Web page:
In 2011, Upper Deck once again resurrected the 1888 Goodwin Champions name a second time to launch a new set in the same theme from its 123 year old predecessor.  The King Kelly is known to many as the most beautiful baseball card from the 19th century, ever.  It has been said that the artist used a stormy background to go along with Kelly’s stormy personality.  The Kelly is the 7th card shown in the pic below:

2011 Goodwin holds a special place for me, as well as a good mystery.  First, as far as I know, it is the only set that has Jose Canseco and King Kelly in the same set!  These are 2 black border Magician Foil cards hand numbered each to 9.  The Jose was EXTREMELY hard to get.  I never once saw it pop up while I was supercollecting, and only recently (in the past several months) was able to obtain one!

A fun fact on these two:  King Kelly was the most popular player in 1888, while Jose Canseco was the most popular a mere 100 years later, in 1988.

Goodwin decided to make King Kelly card #1 in the set, which I truly appreciate.  The 1/1 parallel is called the Gold Presidential 1/1, and I was able to grab King Kelly’s gold presidential!  Here it is shown below with his 1888 Goodwin, and the book “Slide, Kelly, Slide” by Marty Appel.  And this is where the fun begins ….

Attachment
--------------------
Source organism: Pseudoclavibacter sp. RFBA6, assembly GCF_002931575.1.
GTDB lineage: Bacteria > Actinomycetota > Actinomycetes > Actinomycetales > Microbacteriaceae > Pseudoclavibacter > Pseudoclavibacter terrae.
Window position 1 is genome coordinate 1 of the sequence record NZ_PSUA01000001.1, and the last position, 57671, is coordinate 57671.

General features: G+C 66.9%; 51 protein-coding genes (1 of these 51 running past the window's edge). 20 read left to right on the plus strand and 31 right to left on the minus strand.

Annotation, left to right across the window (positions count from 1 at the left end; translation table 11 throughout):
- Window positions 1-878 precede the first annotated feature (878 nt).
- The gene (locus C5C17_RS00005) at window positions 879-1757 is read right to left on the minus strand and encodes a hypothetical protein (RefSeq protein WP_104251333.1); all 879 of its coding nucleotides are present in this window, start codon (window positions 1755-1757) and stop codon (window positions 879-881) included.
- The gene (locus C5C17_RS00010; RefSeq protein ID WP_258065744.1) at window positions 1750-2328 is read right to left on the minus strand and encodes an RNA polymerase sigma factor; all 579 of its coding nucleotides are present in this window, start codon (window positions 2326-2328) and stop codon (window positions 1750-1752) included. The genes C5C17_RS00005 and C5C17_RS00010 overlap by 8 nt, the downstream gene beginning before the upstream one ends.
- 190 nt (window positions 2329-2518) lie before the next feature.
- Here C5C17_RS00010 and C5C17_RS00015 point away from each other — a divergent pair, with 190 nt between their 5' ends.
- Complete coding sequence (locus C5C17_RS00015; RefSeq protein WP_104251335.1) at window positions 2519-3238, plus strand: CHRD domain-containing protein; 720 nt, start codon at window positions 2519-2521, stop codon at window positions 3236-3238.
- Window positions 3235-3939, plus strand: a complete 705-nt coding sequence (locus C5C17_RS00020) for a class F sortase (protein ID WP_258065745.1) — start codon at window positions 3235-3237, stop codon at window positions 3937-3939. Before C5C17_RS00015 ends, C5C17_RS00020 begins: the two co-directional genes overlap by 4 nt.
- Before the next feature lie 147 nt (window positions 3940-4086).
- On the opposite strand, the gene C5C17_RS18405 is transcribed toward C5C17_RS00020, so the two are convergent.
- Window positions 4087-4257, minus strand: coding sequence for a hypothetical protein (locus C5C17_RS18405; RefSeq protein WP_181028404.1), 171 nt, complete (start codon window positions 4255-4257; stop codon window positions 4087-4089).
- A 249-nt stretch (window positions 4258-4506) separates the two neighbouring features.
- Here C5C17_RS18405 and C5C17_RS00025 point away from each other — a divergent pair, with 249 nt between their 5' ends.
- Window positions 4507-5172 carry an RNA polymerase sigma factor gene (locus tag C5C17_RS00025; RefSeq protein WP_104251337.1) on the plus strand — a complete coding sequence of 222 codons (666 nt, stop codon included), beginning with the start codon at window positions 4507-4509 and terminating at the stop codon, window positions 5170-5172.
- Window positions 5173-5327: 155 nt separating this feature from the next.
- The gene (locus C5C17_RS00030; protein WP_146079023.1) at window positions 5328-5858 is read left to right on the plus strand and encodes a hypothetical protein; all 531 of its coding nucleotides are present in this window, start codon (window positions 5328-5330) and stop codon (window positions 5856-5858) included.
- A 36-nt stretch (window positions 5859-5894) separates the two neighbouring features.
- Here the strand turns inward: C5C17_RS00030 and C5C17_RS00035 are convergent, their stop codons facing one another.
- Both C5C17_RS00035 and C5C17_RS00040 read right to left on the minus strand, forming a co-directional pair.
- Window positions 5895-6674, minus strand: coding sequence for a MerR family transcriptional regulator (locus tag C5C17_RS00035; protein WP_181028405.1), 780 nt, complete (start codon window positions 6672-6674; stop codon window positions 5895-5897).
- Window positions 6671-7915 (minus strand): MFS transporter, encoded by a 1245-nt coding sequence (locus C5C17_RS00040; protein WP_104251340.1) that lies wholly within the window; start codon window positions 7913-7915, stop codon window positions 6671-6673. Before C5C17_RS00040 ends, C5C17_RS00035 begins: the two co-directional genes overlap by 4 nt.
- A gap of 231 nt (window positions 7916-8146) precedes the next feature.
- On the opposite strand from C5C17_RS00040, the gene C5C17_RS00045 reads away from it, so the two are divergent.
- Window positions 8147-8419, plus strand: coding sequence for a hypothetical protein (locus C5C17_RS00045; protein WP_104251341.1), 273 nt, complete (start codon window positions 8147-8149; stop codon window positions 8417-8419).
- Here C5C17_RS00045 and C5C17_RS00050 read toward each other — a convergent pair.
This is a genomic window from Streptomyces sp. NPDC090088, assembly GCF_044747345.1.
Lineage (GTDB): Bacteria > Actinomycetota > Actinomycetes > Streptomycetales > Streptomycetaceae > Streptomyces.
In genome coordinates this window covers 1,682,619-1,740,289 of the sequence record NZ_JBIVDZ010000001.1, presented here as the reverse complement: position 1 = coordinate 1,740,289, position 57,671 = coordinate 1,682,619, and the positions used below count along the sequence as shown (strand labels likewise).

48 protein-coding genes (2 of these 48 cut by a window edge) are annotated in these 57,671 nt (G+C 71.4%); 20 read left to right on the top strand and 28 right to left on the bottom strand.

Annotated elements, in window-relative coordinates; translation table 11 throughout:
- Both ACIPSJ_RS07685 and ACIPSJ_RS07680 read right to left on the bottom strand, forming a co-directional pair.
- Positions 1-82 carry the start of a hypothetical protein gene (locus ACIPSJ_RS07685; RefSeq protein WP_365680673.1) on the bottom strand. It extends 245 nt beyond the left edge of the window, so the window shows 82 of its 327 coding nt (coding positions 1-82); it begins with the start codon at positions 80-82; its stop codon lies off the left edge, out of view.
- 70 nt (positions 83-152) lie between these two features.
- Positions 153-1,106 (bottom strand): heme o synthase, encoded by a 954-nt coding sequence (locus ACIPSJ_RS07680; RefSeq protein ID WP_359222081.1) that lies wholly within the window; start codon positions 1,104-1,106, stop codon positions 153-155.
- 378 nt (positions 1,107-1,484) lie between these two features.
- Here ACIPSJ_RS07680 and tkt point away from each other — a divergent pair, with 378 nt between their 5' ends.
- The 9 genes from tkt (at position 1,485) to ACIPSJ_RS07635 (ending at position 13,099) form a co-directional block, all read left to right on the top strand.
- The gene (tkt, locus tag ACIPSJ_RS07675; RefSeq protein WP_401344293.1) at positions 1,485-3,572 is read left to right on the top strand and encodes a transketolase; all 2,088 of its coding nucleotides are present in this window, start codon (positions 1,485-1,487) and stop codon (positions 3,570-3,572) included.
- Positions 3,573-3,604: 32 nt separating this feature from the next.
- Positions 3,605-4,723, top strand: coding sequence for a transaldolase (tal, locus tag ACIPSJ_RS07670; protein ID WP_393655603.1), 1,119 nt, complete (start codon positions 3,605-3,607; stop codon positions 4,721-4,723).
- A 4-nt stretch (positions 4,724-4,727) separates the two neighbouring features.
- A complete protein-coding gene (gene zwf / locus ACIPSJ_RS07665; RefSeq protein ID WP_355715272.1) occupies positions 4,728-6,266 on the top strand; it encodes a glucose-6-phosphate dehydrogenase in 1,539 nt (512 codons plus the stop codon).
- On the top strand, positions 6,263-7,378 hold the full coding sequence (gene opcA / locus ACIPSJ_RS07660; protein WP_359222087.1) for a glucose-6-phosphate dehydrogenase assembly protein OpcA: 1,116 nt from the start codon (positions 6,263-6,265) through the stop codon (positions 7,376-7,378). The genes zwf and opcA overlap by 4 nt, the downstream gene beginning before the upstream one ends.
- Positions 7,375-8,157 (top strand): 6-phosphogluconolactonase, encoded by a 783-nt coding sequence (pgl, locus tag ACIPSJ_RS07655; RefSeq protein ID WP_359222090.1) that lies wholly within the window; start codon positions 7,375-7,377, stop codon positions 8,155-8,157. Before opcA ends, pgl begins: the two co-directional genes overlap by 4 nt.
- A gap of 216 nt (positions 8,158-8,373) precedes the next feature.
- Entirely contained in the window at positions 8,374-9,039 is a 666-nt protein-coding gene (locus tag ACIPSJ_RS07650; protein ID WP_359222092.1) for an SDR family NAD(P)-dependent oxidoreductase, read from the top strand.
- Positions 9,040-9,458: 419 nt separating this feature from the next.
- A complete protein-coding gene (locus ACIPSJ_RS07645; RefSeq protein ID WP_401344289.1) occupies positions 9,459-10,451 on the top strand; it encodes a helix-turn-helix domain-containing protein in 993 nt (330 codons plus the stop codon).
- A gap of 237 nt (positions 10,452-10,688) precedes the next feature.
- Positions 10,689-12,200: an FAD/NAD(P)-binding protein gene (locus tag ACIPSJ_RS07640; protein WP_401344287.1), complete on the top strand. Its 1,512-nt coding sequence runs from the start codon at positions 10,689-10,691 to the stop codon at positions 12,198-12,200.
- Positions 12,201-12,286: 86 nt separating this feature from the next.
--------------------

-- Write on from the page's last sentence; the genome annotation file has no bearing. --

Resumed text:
In the book, Appel recounts Kelly’s telling of when Cap Anson arranged for the team to visit President Cleveland in the White House.  Mischievous as ever, King Kelly decided it would be fun to squeeze President Cleveland’s “soft, fat hand” so hard as to make him wince.  The rest of the “Chicago Nine” followed suit, with Kelly noting his hand was twice the size as it was before they shook hands.  Appel notes that perhaps this is the reason why baseball teams weren’t invited back until the Nixon administration!

Was this the straw that broke the camel’s back?  Shortly thereafter, Anson, fed up with Kelly’s antics set the wheels in motion for Kelly to be sold to Boston for a record amount of $10,000, thus naming baseball’s first superstar “The $10,000 Beauty”.

So, back to the card … why is the 2011 Goodwin 1/1 gold parallel called the Presidential back?  Check it out … President Cleveland himself dawns the back of each and every 1/1 in the set!  I guess this might be considered an Easter egg, as I haven’t found or heard of Upper Deck giving a reason as to why they put Cleveland on the backs of these.  It is quite possible that they went public with this a decade ago, but if they did, it is news to me.  Heck, maybe they just used Cleveland on the back since he was president at the time of the release of 1888 Goodwin. But then again, why would they put Kelly as #1 in the set? At the very least, we have a fun story to go with why 2011 Goodwin likely selected President Cleveland as the back character of all the Goodwin 1/1s.

I don’t often go after modern cards of my favorite 19th century baseball heroes, but this is definitely one I decided to make an exception for!  My gosh, I love this hobby 🙂